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Back You are here: Home Columns Weekly Columns For Your Consideration For Your Consideration: Thanks for Sequestration

For Your Consideration: Thanks for Sequestration

By CHARLIE ALLO
Contributing Writer

It might seem strange for anyone to be pleased with the concept of sequestration, but when one considers the things that have been brought to light as a result of the enactment of sequestration, one can find some solace with this ridiculous plan given the shortcomings in the nation’s budgetary system that have become apparent as a result of its enactment.
Just for starters it has shown how far this administration would go to hype the resulting damage if sequestration came to fruition, only when it became apparent that the Republicans were not going to give into the President without some real spending cuts did the President change his rhetoric on the impact that sequestration would have on the economy.
From the very onset of the possibility of sequestration becoming a reality, the information that was presented to the general public portrayed a picture that was totally incorrect.
The total amount (85 billion) was given as the amount of cuts, but in reality the amount was much smaller (44 billion), and that amount was split between Defense and the General budget.
To add insult to injury it was suggested that this would come out of what has already been allotted to these sectors, when in fact it was a decrease in the expected increase in the future. The Treasury prints about 80 billion on a daily basis; little thought is given to the impact that this is having on the Nation’s economy, but one can count on the President to blame the poor economic condition on the fact that sequestration was not avoided and that the coming decline was the Republicans’ fault for not compromising on raising revenues.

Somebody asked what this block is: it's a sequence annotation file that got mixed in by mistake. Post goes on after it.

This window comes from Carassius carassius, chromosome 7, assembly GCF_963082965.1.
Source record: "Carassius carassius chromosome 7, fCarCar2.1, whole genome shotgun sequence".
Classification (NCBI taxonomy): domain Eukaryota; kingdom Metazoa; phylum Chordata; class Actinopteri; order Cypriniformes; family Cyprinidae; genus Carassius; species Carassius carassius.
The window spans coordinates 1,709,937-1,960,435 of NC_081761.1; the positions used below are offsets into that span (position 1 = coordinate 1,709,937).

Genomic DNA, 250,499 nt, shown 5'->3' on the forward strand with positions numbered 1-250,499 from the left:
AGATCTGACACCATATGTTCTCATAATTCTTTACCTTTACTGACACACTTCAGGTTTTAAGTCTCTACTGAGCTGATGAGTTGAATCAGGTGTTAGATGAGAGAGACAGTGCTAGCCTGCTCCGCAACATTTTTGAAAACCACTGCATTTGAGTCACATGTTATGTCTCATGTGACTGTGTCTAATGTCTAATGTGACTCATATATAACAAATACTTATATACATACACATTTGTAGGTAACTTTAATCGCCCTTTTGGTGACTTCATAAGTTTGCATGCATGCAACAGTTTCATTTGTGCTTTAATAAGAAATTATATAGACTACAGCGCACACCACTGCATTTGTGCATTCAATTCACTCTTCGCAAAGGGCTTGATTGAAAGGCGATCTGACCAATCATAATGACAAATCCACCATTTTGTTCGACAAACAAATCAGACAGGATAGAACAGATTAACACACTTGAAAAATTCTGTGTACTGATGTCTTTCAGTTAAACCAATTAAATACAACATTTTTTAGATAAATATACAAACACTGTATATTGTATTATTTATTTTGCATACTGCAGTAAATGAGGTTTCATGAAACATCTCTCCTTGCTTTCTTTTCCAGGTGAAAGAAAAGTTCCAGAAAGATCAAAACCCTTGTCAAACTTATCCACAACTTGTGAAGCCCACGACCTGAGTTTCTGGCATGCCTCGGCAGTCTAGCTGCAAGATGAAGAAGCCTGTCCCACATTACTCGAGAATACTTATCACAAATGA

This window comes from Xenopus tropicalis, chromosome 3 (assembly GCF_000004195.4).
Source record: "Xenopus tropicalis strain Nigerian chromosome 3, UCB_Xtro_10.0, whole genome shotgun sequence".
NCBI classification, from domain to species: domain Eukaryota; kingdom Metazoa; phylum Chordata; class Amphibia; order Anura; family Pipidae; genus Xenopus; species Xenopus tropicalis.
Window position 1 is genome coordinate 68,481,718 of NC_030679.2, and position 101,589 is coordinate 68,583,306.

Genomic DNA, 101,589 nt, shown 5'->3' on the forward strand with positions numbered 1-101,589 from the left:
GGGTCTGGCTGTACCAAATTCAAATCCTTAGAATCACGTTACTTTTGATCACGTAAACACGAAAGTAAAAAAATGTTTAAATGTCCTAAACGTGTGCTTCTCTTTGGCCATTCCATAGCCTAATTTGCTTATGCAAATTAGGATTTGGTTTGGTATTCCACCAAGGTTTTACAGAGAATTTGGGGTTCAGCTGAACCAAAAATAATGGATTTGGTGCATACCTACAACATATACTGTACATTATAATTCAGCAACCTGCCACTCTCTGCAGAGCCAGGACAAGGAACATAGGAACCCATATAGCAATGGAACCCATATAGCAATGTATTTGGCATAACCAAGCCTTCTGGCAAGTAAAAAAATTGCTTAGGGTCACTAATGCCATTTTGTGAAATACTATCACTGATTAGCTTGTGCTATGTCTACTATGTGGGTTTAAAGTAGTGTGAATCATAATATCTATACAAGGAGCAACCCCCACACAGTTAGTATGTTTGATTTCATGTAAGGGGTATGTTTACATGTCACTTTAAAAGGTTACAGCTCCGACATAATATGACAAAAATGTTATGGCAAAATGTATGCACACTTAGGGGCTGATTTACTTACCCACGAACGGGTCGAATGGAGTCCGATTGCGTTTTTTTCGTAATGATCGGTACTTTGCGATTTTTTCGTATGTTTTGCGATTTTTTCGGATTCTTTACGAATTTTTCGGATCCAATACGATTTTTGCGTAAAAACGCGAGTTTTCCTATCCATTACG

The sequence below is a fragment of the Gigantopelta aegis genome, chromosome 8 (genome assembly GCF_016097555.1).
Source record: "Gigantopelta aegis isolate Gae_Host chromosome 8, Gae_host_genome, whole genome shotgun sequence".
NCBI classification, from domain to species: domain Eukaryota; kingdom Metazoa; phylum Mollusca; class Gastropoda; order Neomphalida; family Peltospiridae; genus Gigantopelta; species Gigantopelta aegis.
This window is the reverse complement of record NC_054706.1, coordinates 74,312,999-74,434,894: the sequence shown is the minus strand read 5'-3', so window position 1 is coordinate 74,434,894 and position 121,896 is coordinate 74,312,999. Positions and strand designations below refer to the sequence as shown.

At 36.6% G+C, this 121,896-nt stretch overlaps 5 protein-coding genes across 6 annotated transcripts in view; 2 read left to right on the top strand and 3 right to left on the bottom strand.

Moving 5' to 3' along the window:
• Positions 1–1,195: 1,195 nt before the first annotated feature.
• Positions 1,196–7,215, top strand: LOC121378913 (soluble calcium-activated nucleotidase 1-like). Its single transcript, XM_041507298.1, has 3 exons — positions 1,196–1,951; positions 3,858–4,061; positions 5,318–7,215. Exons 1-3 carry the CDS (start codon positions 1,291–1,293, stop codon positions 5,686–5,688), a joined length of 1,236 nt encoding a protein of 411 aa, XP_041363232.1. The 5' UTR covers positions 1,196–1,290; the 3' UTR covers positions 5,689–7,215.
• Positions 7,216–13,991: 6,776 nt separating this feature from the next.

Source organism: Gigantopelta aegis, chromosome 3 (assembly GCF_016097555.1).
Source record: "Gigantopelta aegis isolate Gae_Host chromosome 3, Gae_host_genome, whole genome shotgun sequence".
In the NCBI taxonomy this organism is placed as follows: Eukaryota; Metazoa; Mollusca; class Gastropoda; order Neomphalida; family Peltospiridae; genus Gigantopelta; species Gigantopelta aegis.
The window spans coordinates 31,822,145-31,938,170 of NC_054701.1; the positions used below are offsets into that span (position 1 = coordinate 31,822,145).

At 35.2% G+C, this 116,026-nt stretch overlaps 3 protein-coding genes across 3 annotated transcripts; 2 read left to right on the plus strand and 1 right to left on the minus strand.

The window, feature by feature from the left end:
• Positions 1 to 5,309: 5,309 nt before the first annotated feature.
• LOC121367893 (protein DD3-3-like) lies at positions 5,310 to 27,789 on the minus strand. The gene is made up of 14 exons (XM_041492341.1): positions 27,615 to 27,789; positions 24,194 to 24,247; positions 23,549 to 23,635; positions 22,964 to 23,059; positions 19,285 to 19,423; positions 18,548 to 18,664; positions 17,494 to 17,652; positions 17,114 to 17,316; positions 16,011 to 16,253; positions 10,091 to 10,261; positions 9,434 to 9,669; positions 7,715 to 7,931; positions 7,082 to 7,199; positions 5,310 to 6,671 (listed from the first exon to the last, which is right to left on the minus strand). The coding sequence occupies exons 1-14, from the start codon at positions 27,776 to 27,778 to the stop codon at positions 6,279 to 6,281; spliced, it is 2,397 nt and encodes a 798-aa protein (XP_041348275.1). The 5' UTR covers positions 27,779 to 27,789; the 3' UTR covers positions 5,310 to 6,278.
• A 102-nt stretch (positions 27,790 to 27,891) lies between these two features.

It appears that the President’s aim is to make the Republican Party look bad, given the fact that he has refused to accept an offer to allow him to make smart cuts in the various agencies
The electorate would be wise to take a closer look at the policies of the President and the impact they are having on the growth in the private sector.
Both political parties are responsible for establishing budgetary policies that are designed to grow year after year; this is a condition that can no longer be tolerated if the nation is to remain economically viable.
The only sector of the country that is profiting from the policies that are being initiated by many of our representatives is Washington, D.C... The Nation is following the same course that most of the Western European countries have been following, and most of them are on the verge of collapse; the talk of these countries austere measures to reduce their spending is just talk.
Canada is a country that started to cut back on their spending and it’s slowly getting its economy back on track as a result of austerity moves. There are states and a few countries that the U.S. could use as examples of how to correct the problems in the country’s economy, but they are all going in the opposite direction of the current administration.
The choices the nation is facing are as follows: the nation can continue with its current policies, which will end with the total collapse of our economic system; the nation can over react in initiating an austerity program, which will create losses that will send our economy into a tailspin; the third option is to initiate some minor austerity measures and take
some positive moves that will give the private sector an opportunity to grow, and as the private sector grows, slowly reduce the Federal government’s public sector’s manpower.
There are wide ranges of government agencies that perform duplicate functions, many of these can be reduced or illuminated.
This is not even addressing the wide range of programs that are cited every year that don’t really serve the public’s needs, nor does it address the misuse of the programs that were designed to help the truly needy.
The sequestration has really brought to light many of the problems that that nation has with its economic system, but it is of little use if the electorate does not pay attention to the shortcomings within our system.
It is not too late to correct the course that we are on, but the electorate will have to let their representatives know that they are opposed to the actions that are being taken to expand the reach of the Federal government.